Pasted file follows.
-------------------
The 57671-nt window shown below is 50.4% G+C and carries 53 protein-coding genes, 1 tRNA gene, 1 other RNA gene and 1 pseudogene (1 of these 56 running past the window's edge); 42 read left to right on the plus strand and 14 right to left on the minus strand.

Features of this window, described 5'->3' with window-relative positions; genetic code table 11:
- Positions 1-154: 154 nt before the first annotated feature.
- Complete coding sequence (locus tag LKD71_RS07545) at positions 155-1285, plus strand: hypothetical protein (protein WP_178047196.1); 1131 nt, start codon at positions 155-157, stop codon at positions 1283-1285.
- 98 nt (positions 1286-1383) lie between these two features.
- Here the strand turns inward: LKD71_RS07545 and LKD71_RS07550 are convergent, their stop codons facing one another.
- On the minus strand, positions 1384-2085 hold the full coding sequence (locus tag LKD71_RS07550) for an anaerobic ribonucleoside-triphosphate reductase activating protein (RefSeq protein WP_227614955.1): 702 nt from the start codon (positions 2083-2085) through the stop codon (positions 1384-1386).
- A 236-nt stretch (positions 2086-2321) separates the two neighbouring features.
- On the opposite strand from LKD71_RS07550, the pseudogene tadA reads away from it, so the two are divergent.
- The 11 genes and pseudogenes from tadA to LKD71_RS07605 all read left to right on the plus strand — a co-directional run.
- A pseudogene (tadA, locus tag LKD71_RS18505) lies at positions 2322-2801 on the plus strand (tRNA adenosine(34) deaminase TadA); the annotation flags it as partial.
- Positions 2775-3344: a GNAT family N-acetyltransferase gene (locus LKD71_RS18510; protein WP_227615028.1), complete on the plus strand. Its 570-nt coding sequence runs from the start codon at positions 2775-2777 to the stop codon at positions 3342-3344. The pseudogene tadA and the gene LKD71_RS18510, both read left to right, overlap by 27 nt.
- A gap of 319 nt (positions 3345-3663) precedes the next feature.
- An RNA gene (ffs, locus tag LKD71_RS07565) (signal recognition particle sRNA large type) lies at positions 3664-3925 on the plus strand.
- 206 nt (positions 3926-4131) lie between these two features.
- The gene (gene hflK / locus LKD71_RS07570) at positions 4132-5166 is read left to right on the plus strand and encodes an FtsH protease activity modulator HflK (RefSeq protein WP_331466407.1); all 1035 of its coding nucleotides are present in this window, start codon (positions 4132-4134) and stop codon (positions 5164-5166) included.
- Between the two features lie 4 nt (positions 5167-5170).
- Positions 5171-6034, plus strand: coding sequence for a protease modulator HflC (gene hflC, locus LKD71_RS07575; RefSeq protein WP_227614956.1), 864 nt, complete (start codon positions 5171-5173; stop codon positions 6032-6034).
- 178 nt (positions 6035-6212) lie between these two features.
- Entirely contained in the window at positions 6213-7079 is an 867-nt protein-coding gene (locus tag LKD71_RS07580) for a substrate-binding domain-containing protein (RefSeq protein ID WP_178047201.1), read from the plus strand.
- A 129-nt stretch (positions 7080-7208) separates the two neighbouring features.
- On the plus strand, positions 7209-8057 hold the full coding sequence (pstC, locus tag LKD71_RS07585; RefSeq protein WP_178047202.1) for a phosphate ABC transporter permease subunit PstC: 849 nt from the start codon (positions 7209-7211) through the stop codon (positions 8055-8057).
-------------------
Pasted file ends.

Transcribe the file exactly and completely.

The 57671-nt window shown below is 50.4% G+C and carries 53 protein-coding genes, 1 tRNA gene, 1 other RNA gene and 1 pseudogene (1 of these 56 running past the window's edge); 42 read left to right on the plus strand and 14 right to left on the minus strand.

Features of this window, described 5'->3' with window-relative positions; genetic code table 11:
- Positions 1-154: 154 nt before the first annotated feature.
- Complete coding sequence (locus tag LKD71_RS07545) at positions 155-1285, plus strand: hypothetical protein (protein WP_178047196.1); 1131 nt, start codon at positions 155-157, stop codon at positions 1283-1285.
- 98 nt (positions 1286-1383) lie between these two features.
- Here the strand turns inward: LKD71_RS07545 and LKD71_RS07550 are convergent, their stop codons facing one another.
- On the minus strand, positions 1384-2085 hold the full coding sequence (locus tag LKD71_RS07550) for an anaerobic ribonucleoside-triphosphate reductase activating protein (RefSeq protein WP_227614955.1): 702 nt from the start codon (positions 2083-2085) through the stop codon (positions 1384-1386).
- A 236-nt stretch (positions 2086-2321) separates the two neighbouring features.
- On the opposite strand from LKD71_RS07550, the pseudogene tadA reads away from it, so the two are divergent.
- The 11 genes and pseudogenes from tadA to LKD71_RS07605 all read left to right on the plus strand — a co-directional run.
- A pseudogene (tadA, locus tag LKD71_RS18505) lies at positions 2322-2801 on the plus strand (tRNA adenosine(34) deaminase TadA); the annotation flags it as partial.
- Positions 2775-3344: a GNAT family N-acetyltransferase gene (locus LKD71_RS18510; protein WP_227615028.1), complete on the plus strand. Its 570-nt coding sequence runs from the start codon at positions 2775-2777 to the stop codon at positions 3342-3344. The pseudogene tadA and the gene LKD71_RS18510, both read left to right, overlap by 27 nt.
- A gap of 319 nt (positions 3345-3663) precedes the next feature.
- An RNA gene (ffs, locus tag LKD71_RS07565) (signal recognition particle sRNA large type) lies at positions 3664-3925 on the plus strand.
- 206 nt (positions 3926-4131) lie between these two features.
- The gene (gene hflK / locus LKD71_RS07570) at positions 4132-5166 is read left to right on the plus strand and encodes an FtsH protease activity modulator HflK (RefSeq protein WP_331466407.1); all 1035 of its coding nucleotides are present in this window, start codon (positions 4132-4134) and stop codon (positions 5164-5166) included.
- Between the two features lie 4 nt (positions 5167-5170).
- Positions 5171-6034, plus strand: coding sequence for a protease modulator HflC (gene hflC, locus LKD71_RS07575; RefSeq protein WP_227614956.1), 864 nt, complete (start codon positions 5171-5173; stop codon positions 6032-6034).
- 178 nt (positions 6035-6212) lie between these two features.
- Entirely contained in the window at positions 6213-7079 is an 867-nt protein-coding gene (locus tag LKD71_RS07580) for a substrate-binding domain-containing protein (RefSeq protein ID WP_178047201.1), read from the plus strand.
- A 129-nt stretch (positions 7080-7208) separates the two neighbouring features.
- On the plus strand, positions 7209-8057 hold the full coding sequence (pstC, locus tag LKD71_RS07585; RefSeq protein WP_178047202.1) for a phosphate ABC transporter permease subunit PstC: 849 nt from the start codon (positions 7209-7211) through the stop codon (positions 8055-8057).